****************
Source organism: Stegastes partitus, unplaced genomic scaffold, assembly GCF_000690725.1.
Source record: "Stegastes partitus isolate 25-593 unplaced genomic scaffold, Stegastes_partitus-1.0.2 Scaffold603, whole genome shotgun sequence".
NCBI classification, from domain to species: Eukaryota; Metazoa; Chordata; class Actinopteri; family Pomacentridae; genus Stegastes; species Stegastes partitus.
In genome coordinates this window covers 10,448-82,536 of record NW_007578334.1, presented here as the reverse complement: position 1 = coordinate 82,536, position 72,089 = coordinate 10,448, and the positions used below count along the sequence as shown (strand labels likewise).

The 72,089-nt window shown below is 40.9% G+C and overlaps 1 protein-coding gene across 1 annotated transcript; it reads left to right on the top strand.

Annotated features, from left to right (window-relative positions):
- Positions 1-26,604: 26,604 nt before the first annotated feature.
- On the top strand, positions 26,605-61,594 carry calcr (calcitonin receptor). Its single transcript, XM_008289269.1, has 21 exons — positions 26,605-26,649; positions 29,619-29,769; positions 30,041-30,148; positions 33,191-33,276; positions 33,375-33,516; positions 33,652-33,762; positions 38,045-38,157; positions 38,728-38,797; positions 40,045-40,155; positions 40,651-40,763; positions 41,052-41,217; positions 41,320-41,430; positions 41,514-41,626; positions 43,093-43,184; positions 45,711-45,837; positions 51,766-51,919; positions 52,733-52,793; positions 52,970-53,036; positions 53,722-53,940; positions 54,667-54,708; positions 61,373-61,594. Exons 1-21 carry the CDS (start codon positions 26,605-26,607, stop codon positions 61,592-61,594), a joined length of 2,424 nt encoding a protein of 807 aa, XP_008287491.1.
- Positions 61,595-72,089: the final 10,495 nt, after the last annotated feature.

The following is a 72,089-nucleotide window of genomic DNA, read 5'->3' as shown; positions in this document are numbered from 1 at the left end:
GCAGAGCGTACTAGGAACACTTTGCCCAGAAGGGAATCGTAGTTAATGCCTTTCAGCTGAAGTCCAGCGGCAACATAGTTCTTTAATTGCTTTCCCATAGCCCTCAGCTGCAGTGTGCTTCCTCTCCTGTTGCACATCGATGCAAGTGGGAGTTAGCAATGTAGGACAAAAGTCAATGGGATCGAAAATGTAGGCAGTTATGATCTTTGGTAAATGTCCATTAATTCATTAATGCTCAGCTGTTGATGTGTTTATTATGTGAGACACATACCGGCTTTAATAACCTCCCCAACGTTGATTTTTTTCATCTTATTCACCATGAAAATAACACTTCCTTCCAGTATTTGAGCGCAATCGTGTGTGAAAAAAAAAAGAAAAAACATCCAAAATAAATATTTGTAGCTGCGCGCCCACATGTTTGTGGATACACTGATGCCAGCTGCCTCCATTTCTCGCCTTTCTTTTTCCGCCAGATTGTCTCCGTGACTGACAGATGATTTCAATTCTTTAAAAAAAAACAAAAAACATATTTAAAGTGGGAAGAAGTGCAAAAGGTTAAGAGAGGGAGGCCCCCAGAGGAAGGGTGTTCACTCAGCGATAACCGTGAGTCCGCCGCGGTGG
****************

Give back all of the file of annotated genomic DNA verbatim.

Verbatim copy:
Source organism: Stegastes partitus, unplaced genomic scaffold, assembly GCF_000690725.1.
Source record: "Stegastes partitus isolate 25-593 unplaced genomic scaffold, Stegastes_partitus-1.0.2 Scaffold603, whole genome shotgun sequence".
NCBI classification, from domain to species: Eukaryota; Metazoa; Chordata; class Actinopteri; family Pomacentridae; genus Stegastes; species Stegastes partitus.
In genome coordinates this window covers 10,448-82,536 of record NW_007578334.1, presented here as the reverse complement: position 1 = coordinate 82,536, position 72,089 = coordinate 10,448, and the positions used below count along the sequence as shown (strand labels likewise).

The 72,089-nt window shown below is 40.9% G+C and overlaps 1 protein-coding gene across 1 annotated transcript; it reads left to right on the top strand.

Annotated features, from left to right (window-relative positions):
- Positions 1-26,604: 26,604 nt before the first annotated feature.
- On the top strand, positions 26,605-61,594 carry calcr (calcitonin receptor). Its single transcript, XM_008289269.1, has 21 exons — positions 26,605-26,649; positions 29,619-29,769; positions 30,041-30,148; positions 33,191-33,276; positions 33,375-33,516; positions 33,652-33,762; positions 38,045-38,157; positions 38,728-38,797; positions 40,045-40,155; positions 40,651-40,763; positions 41,052-41,217; positions 41,320-41,430; positions 41,514-41,626; positions 43,093-43,184; positions 45,711-45,837; positions 51,766-51,919; positions 52,733-52,793; positions 52,970-53,036; positions 53,722-53,940; positions 54,667-54,708; positions 61,373-61,594. Exons 1-21 carry the CDS (start codon positions 26,605-26,607, stop codon positions 61,592-61,594), a joined length of 2,424 nt encoding a protein of 807 aa, XP_008287491.1.
- Positions 61,595-72,089: the final 10,495 nt, after the last annotated feature.

The following is a 72,089-nucleotide window of genomic DNA, read 5'->3' as shown; positions in this document are numbered from 1 at the left end:
GCAGAGCGTACTAGGAACACTTTGCCCAGAAGGGAATCGTAGTTAATGCCTTTCAGCTGAAGTCCAGCGGCAACATAGTTCTTTAATTGCTTTCCCATAGCCCTCAGCTGCAGTGTGCTTCCTCTCCTGTTGCACATCGATGCAAGTGGGAGTTAGCAATGTAGGACAAAAGTCAATGGGATCGAAAATGTAGGCAGTTATGATCTTTGGTAAATGTCCATTAATTCATTAATGCTCAGCTGTTGATGTGTTTATTATGTGAGACACATACCGGCTTTAATAACCTCCCCAACGTTGATTTTTTTCATCTTATTCACCATGAAAATAACACTTCCTTCCAGTATTTGAGCGCAATCGTGTGTGAAAAAAAAAAGAAAAAACATCCAAAATAAATATTTGTAGCTGCGCGCCCACATGTTTGTGGATACACTGATGCCAGCTGCCTCCATTTCTCGCCTTTCTTTTTCCGCCAGATTGTCTCCGTGACTGACAGATGATTTCAATTCTTTAAAAAAAAACAAAAAACATATTTAAAGTGGGAAGAAGTGCAAAAGGTTAAGAGAGGGAGGCCCCCAGAGGAAGGGTGTTCACTCAGCGATAACCGTGAGTCCGCCGCGGTGG